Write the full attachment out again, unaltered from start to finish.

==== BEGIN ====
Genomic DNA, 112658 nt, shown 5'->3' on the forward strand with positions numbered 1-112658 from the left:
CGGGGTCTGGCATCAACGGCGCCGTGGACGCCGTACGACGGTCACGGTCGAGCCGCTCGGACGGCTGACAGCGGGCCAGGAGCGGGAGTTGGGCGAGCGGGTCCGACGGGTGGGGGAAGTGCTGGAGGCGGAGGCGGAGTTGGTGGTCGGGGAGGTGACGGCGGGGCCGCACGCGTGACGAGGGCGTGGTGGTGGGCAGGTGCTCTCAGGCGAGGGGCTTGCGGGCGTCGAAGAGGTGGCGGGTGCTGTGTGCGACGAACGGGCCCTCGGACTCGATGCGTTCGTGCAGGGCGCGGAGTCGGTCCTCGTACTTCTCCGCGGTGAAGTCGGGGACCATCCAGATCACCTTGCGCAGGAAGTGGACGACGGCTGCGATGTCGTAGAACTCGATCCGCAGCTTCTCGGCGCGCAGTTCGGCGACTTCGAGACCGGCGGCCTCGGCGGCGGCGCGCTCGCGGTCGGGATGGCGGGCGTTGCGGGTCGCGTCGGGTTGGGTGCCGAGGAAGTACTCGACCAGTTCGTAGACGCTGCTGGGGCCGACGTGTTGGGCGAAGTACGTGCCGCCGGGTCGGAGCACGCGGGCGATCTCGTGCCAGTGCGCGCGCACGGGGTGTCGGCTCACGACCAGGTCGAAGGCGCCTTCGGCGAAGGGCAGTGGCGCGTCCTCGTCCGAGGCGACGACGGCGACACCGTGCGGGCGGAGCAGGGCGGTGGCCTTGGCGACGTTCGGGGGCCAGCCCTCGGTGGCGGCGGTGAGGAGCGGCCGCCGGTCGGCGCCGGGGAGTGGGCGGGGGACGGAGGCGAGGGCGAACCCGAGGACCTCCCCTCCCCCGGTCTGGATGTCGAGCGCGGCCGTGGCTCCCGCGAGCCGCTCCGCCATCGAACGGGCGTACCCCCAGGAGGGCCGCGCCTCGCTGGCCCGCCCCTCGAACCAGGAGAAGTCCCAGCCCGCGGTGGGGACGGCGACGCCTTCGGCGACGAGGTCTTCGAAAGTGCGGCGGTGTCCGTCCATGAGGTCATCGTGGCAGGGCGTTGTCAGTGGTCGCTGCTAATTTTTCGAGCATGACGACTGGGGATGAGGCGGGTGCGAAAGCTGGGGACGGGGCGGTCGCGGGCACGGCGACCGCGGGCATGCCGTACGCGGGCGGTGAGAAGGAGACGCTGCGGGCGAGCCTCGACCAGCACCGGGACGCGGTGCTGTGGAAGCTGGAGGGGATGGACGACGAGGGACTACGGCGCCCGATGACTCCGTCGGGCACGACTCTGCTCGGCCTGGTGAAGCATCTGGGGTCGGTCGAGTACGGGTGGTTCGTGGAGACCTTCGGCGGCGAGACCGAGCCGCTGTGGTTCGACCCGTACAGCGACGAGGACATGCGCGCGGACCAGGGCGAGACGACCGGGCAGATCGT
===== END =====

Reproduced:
Genomic DNA, 112658 nt, shown 5'->3' on the forward strand with positions numbered 1-112658 from the left:
CGGGGTCTGGCATCAACGGCGCCGTGGACGCCGTACGACGGTCACGGTCGAGCCGCTCGGACGGCTGACAGCGGGCCAGGAGCGGGAGTTGGGCGAGCGGGTCCGACGGGTGGGGGAAGTGCTGGAGGCGGAGGCGGAGTTGGTGGTCGGGGAGGTGACGGCGGGGCCGCACGCGTGACGAGGGCGTGGTGGTGGGCAGGTGCTCTCAGGCGAGGGGCTTGCGGGCGTCGAAGAGGTGGCGGGTGCTGTGTGCGACGAACGGGCCCTCGGACTCGATGCGTTCGTGCAGGGCGCGGAGTCGGTCCTCGTACTTCTCCGCGGTGAAGTCGGGGACCATCCAGATCACCTTGCGCAGGAAGTGGACGACGGCTGCGATGTCGTAGAACTCGATCCGCAGCTTCTCGGCGCGCAGTTCGGCGACTTCGAGACCGGCGGCCTCGGCGGCGGCGCGCTCGCGGTCGGGATGGCGGGCGTTGCGGGTCGCGTCGGGTTGGGTGCCGAGGAAGTACTCGACCAGTTCGTAGACGCTGCTGGGGCCGACGTGTTGGGCGAAGTACGTGCCGCCGGGTCGGAGCACGCGGGCGATCTCGTGCCAGTGCGCGCGCACGGGGTGTCGGCTCACGACCAGGTCGAAGGCGCCTTCGGCGAAGGGCAGTGGCGCGTCCTCGTCCGAGGCGACGACGGCGACACCGTGCGGGCGGAGCAGGGCGGTGGCCTTGGCGACGTTCGGGGGCCAGCCCTCGGTGGCGGCGGTGAGGAGCGGCCGCCGGTCGGCGCCGGGGAGTGGGCGGGGGACGGAGGCGAGGGCGAACCCGAGGACCTCCCCTCCCCCGGTCTGGATGTCGAGCGCGGCCGTGGCTCCCGCGAGCCGCTCCGCCATCGAACGGGCGTACCCCCAGGAGGGCCGCGCCTCGCTGGCCCGCCCCTCGAACCAGGAGAAGTCCCAGCCCGCGGTGGGGACGGCGACGCCTTCGGCGACGAGGTCTTCGAAAGTGCGGCGGTGTCCGTCCATGAGGTCATCGTGGCAGGGCGTTGTCAGTGGTCGCTGCTAATTTTTCGAGCATGACGACTGGGGATGAGGCGGGTGCGAAAGCTGGGGACGGGGCGGTCGCGGGCACGGCGACCGCGGGCATGCCGTACGCGGGCGGTGAGAAGGAGACGCTGCGGGCGAGCCTCGACCAGCACCGGGACGCGGTGCTGTGGAAGCTGGAGGGGATGGACGACGAGGGACTACGGCGCCCGATGACTCCGTCGGGCACGACTCTGCTCGGCCTGGTGAAGCATCTGGGGTCGGTCGAGTACGGGTGGTTCGTGGAGACCTTCGGCGGCGAGACCGAGCCGCTGTGGTTCGACCCGTACAGCGACGAGGACATGCGCGCGGACCAGGGCGAGACGACCGGGCAGATCGT